September 1934 Radio-Craft
Wax nostalgic about and learn from the history of early electronics.
See articles from Radio-Craft,
published 1929 - 1953. All copyrights are hereby acknowledged.
Once again, electronics and
overall tech visionary Hugo Gernsback, editor at the time of Radio-Craft
magazine, prognosticated in the 1930s what was then
a pipe dream but what is today commonplace - remote control of multi-functioned apparati
(sic) via secure wireless digital communications. Adolph Hitler had risen
to power a year earlier and was a precursor to what would officially become World War II.
By 1937, nations were thinking about what kinds of technologies would be necessary
should the little mustachioed dictator decide to invade his neighbors' countries
in an attempt to rule over the Earth. That this was so is apparent in many magazine
articles in the decade of the 1930s: The Saturday Evening Post, Life,
Popular Mechanics, and even Good Housekeeping.
An Editorial by Hugo Gernsback
One of the branches of the radio art - although one of the most spectacular - is
very seldom heard of, even among radio technicians. This is to be regretted, because
there is a great future in store for this particular branch of radio. By Radio Telemechanics
is meant that art whereby it is possible to perform work at a distance, without
the presence of man.
Not so many years ago, the United States Navy sent one of their obsolete battleships
from shore, out into the ocean, without a single human being on board the ship,
Yet the ship was made to run in any direction desired; it could turn to port or
starboard, in a circle; the stoking of its boilers was attended to; guns were discharged
all from shore, without a human being on board having anything to do with the entire
operation of the vessel. It all resolved itself into impulses sent by radio to the
ship, where they were correctly interpreted and the ship made to obey these impulses.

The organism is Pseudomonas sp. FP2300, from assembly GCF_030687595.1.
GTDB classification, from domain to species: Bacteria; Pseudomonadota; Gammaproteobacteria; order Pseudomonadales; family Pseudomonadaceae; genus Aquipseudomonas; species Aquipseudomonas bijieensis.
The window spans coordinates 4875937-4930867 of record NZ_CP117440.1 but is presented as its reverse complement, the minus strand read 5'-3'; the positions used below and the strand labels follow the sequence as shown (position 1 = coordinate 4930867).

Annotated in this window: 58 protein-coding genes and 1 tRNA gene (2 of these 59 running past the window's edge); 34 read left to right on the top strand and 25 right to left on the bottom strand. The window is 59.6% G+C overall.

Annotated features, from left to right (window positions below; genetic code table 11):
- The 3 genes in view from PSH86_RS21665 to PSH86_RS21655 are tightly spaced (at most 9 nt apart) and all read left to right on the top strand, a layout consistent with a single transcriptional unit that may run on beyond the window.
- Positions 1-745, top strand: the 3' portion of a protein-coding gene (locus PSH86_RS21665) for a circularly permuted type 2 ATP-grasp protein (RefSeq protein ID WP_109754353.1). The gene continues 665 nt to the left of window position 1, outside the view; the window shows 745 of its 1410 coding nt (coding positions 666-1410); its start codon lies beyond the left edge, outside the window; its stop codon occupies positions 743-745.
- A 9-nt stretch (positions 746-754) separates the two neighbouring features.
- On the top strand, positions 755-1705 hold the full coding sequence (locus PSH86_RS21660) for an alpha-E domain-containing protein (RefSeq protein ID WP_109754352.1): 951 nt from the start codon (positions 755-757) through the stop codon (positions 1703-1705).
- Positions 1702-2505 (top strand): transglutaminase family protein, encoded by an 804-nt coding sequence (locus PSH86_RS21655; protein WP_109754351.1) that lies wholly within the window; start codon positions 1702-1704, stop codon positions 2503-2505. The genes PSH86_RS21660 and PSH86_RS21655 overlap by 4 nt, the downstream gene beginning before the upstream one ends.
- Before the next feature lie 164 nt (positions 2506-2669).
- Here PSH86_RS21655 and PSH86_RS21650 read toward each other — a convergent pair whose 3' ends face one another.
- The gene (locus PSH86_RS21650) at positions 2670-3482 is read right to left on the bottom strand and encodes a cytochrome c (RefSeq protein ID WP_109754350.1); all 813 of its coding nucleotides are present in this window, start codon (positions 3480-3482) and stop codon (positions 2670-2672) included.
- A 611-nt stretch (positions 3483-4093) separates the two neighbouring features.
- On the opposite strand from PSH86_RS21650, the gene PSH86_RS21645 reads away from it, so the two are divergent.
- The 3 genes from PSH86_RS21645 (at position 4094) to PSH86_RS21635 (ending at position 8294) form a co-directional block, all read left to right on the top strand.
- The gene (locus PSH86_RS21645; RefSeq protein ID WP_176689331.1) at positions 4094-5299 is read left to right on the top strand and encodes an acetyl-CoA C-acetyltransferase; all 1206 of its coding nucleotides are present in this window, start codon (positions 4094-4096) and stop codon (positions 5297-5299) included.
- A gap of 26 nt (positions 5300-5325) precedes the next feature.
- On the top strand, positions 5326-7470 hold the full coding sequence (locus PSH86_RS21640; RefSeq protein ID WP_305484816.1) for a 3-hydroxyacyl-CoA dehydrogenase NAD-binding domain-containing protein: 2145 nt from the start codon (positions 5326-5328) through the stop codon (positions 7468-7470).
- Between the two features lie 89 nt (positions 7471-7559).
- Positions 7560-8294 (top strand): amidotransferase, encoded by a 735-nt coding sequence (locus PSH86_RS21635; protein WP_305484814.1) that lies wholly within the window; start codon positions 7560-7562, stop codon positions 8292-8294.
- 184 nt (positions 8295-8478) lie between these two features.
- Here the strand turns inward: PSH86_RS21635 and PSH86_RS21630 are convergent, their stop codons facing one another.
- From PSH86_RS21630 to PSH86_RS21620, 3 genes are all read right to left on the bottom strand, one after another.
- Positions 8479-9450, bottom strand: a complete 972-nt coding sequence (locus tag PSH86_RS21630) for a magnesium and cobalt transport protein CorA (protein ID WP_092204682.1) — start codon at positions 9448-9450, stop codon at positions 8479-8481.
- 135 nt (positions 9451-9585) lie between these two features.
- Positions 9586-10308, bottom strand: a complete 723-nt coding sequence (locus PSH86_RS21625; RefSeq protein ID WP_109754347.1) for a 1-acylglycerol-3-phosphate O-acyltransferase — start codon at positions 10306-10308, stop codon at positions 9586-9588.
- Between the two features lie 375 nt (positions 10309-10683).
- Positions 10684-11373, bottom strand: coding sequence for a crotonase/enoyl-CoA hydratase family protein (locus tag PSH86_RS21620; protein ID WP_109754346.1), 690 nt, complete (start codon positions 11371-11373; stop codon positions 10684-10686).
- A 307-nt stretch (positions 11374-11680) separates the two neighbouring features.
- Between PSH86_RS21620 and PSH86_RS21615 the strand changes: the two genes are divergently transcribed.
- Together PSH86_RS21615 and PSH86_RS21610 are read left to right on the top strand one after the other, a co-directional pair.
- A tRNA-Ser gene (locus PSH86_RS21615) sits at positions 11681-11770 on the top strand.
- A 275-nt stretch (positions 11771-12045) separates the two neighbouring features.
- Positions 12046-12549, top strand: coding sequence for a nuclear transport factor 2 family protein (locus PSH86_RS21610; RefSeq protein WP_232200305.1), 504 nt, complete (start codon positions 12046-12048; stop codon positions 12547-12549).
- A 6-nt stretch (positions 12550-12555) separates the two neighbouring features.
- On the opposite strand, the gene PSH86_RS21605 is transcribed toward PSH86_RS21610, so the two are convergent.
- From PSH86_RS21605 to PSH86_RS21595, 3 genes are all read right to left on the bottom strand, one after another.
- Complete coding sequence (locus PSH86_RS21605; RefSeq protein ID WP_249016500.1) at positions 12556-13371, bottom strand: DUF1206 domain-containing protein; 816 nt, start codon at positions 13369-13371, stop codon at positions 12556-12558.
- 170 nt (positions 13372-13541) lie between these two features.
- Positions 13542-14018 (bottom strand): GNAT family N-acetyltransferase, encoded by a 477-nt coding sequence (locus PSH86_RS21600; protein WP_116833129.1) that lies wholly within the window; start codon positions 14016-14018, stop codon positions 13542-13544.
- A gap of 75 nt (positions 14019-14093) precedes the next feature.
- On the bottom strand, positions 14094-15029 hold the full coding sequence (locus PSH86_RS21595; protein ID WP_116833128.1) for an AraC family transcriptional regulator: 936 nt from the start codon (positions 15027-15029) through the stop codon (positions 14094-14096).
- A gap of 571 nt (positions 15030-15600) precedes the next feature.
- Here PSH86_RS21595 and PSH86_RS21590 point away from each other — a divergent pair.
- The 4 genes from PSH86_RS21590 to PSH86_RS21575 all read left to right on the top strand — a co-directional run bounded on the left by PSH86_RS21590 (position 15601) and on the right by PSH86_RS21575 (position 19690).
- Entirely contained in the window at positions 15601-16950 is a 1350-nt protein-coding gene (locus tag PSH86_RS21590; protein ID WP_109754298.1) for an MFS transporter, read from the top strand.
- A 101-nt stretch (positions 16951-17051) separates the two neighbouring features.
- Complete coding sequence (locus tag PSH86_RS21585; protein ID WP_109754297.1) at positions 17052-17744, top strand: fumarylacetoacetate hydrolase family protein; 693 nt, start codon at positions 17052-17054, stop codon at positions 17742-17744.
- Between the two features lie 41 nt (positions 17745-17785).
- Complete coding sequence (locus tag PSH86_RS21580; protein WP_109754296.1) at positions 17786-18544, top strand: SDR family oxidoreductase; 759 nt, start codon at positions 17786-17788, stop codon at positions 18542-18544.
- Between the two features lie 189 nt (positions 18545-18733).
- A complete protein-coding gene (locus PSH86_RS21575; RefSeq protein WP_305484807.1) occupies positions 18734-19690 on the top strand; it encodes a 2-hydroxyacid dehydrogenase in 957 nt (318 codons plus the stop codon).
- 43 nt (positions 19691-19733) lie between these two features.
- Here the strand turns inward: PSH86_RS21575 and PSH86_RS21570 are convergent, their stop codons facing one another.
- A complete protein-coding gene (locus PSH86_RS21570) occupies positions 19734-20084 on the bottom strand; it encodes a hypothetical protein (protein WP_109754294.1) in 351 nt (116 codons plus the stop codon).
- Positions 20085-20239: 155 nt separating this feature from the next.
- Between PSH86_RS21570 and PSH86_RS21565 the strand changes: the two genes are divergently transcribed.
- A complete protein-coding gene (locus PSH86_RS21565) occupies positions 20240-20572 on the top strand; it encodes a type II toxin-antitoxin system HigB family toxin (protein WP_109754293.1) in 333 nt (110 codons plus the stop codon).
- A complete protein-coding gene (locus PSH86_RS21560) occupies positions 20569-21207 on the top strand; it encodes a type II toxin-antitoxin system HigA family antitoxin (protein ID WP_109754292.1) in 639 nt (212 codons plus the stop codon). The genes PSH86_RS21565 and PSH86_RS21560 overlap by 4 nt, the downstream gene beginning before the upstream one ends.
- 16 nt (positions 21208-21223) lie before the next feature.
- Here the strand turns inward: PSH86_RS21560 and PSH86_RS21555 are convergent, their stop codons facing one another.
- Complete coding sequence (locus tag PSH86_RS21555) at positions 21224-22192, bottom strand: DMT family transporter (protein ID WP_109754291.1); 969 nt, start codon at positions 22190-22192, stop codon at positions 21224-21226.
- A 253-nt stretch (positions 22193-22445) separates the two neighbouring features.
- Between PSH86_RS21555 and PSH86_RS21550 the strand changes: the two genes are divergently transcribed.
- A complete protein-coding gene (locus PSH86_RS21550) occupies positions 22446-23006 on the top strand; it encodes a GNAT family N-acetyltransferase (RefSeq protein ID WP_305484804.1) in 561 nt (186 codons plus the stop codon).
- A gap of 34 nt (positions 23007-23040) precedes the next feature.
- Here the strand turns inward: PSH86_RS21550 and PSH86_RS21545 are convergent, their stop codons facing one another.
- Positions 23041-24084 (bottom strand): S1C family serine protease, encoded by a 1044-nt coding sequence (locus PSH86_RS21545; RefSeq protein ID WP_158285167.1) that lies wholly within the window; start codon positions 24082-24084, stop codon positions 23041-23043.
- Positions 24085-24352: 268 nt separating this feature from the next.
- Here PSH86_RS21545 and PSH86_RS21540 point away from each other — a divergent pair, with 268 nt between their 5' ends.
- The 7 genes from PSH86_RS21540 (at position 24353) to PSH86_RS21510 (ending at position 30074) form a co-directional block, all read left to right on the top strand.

The same thing can, of course, be done with airplanes the French government, having
experimented extensively with this idea, frequently sending airplanes aloft without
anyone being on board. The airplane, in these tests, was made to undergo its usual
routine of rising, heading into the wind, circling about at will; later on returning
and making a perfect landing, all by radio control from the ground.
Fundamentally the idea is simple. Radio impulses are sent out, which are received
on a certain wavelength over an especially engineered radio set. A small motor continues
making contacts at certain stated intervals; in a series which must be known to
the control operator on the ground. By using either a different wavelength or different
impulses, the desired effects are translated into action, on board a ship or airplane
as the case may be; a relay mechanism operated by the impulses performs, in turn,
the required work demanded by ship or airplane, etc.
Radio technicians will also be interested to know that lately experiments have
been made whereby it is possible to do all this on a single wavelength or frequency,
by means of tuned audio amplifiers. In other words, suppose we have a special receiving
set installed on an airplane. The man on the ground, with his transmitter, will
have a half-dozen tuned whistles, which he will blow in front of a microphone. Each
sound is interpreted by the receiving set on board the plane; the sounds being filtered
from each other so that each separate sound can be used as a directing means.